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Medical Depression: It's All In Your Head.

  1. Oct 4, 2006 #1
    Medical Explanation for Major Depression

    An important line of defense in treating Major Depression is realizing depression is a medical disorder. It’s a BRAIN disorder, not a MIND disorder (although depression effects the mind). A depressed brain is not running on all cylinders. Certain regions of the brain have bio-amine deficiencies. Newer findings indicate a lack of “neuro-placidity” (or the regeneration of brain cells). There seems to be a deficiency of a substance known as Brain-derived Neurotrophic Factor (BDFN) that reinforces and produces brain neurons. Its been found that the brains of those who have Major Depression begin to atrophy. Such structures as the Prefrontal Cortex, Ventral Striatum, Hippocampus and the Amygdala begin to shrink. We're not sure if depression causes this or this causes depression. It's a chicken/egg thing. What’s interesting is anti-depressant treatment and ECT helps restore BDFN and the regeneration of brain cells. This newer finding may help in future treatments for depression.

    Have you ever wondered why some people with terribly abused backgrounds grow up normal, while others are handicapped the rest of their lives? Have you ever wondered why some people raised in ideal homes still get depressed? Medical science is concluding the brain is more the culprit than environment. The disorder has genetic ties as well. Could brain dysfunctions play a major role in family dysfunctions?

    Have you ever wondered why you feel so empty, even if your life is full? It’s not because life is pointless, or you have no place in life; it’s because the pleasurable regions of your brain are shutting down. This condition is a central symptom of depression and sucks the very life out of us. Many of us can’t even feel the love we have for our loved-ones. In the absence of pleasure, everything we do is done out of guilt, “shoulds,” and “musts.”

    Other areas of the brain are affected as well. The sleep regions become affected, altering the natural circadian rhythm of sleep. You’ll either oversleep; under-sleep or the sleep cycle becomes inconsistent. You may feel tired all day, and yet can’t sleep at night.

    Depression affects the higher cognitive functions of the brain. People fall under basic false beliefs that the world is no good, they are no good, and it’s not going to get any better. This is known as the cognitive triad of depression.

    When depression alters our brain, we lose the person we once were and become our own worst enemies. I’ve noticed several people are afraid that antidepressant therapy will change who they are. However, it’s the other way around. Depression changes who you are. Antidepressants, on the other hand, restore the brains functioning so you can feel more like your real self.

    So, in conclusion, you have a physical disorder that affects you psychologically. Your brain is not functioning normally. This is out of your voluntary control, and has nothing to do with your strength or self-worth.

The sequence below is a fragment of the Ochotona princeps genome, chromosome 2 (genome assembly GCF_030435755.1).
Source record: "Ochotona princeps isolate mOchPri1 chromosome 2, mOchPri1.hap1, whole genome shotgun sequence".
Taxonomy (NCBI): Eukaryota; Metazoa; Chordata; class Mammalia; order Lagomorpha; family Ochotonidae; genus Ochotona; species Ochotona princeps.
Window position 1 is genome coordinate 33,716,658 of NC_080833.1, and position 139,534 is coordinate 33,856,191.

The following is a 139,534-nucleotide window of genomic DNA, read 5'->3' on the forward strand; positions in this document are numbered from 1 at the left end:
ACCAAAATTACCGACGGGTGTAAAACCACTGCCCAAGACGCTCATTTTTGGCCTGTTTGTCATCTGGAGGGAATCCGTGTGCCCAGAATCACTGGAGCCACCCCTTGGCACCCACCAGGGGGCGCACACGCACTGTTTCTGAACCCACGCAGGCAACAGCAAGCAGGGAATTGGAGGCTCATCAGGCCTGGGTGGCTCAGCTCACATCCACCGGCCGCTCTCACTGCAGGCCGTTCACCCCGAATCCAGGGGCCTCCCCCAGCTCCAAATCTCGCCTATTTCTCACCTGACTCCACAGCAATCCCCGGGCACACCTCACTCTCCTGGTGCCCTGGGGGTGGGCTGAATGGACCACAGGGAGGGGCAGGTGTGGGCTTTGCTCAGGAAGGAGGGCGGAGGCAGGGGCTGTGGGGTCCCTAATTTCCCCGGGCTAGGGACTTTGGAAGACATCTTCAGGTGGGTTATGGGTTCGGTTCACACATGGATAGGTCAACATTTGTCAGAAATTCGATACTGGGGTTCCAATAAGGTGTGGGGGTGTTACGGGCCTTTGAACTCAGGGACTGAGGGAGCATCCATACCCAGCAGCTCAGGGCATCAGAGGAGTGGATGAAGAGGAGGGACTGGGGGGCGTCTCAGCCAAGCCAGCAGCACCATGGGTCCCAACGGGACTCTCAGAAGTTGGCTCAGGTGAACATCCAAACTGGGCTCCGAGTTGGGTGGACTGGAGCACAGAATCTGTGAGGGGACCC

Depression is no respecter of persons. Your perceptions have been altered, most of which are false. It’s important to be aware of this, so a part of your mind can discount all the distorted thinking. Not that it will do away with how you’re feeling, but it does help you get through episodes of depression.
  2. jcsd
  3. Mar 4, 2008 #2
    Wow doc you sure know how to treat patients well. Obviously people will end up on this page when they search for facts relating to depression. As a doctor, if you even are a doctor, what have you done to help patients? All you have done here is made it clear, or rather magnified the depressed state of people with this "disorder" into thinking there is no way out of the condition. You have just robbed everyone of any hope of realizing the reality of the condition. Probably subconciously even made people seek depression treatment, which of course everyone knows does NOTHING to help the depression, ask anyone who has depression and takes perscribed anti-depressants all it really does is make you hooked on the medecine. I would not be surprised if the medecine itself added to the depression.

    Just to clarify, I do not have depression, about a year ago I thought I had depression. I could not stand going to school, and felt like everyone looked down on me and treated me like garbage. I could not carryon a full conversation with anyone in my family, and found myself withdrawing from social activities becouse of my lack of self esteem.

    I then decided to finally take matters into my own hands becouse I did not want to continue living my life the way I was, and I did not for 1 second buy into the fact that there are magic pills that can cure depression. It is all mental. Your health is all mental. Mind is body. What do you think Mind is? Does it not exist in your brain, with which you think, and which also controls your body. The thought patterns you manifest reflect in your entire body. Do not buy into the modern medical system which have a pill for everything, and have a name for every small human behaviour difference. Depression is a state. Yes it is caused by chemicals and agents in your brain, but you control those chemicals with your mood.

    To cure depression mentally, start thinking about happy things, think back to when you would tell a funny joke and people would laugh with you, think back to when you could enjoy life, and aim towards that. You have to convert negative thoughts, thoughts of self- negligence into positive ones, which reinforce your self-esteem.

    Just listen to the negativity in ilhan's speech. How is that supposed to help anyone?
  4. Mar 10, 2008 #3


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    You were not clinically depressed, you were just down in the dumps, so to speak. People that are clinically depressed aren't sad or discouraged, they have no control over how they feel and there usually is no direct cause of the depression (death of a loved one, loss of a job etc...). People cannot cure clinical depression by thinking happy thoughts.
  5. Mar 10, 2008 #4
    I would like to know conclusive information about if it is the chicken or the egg, or both. Do people who suffer tragedies, who used to be normal happy people, begin to suffer these brain disorders as well?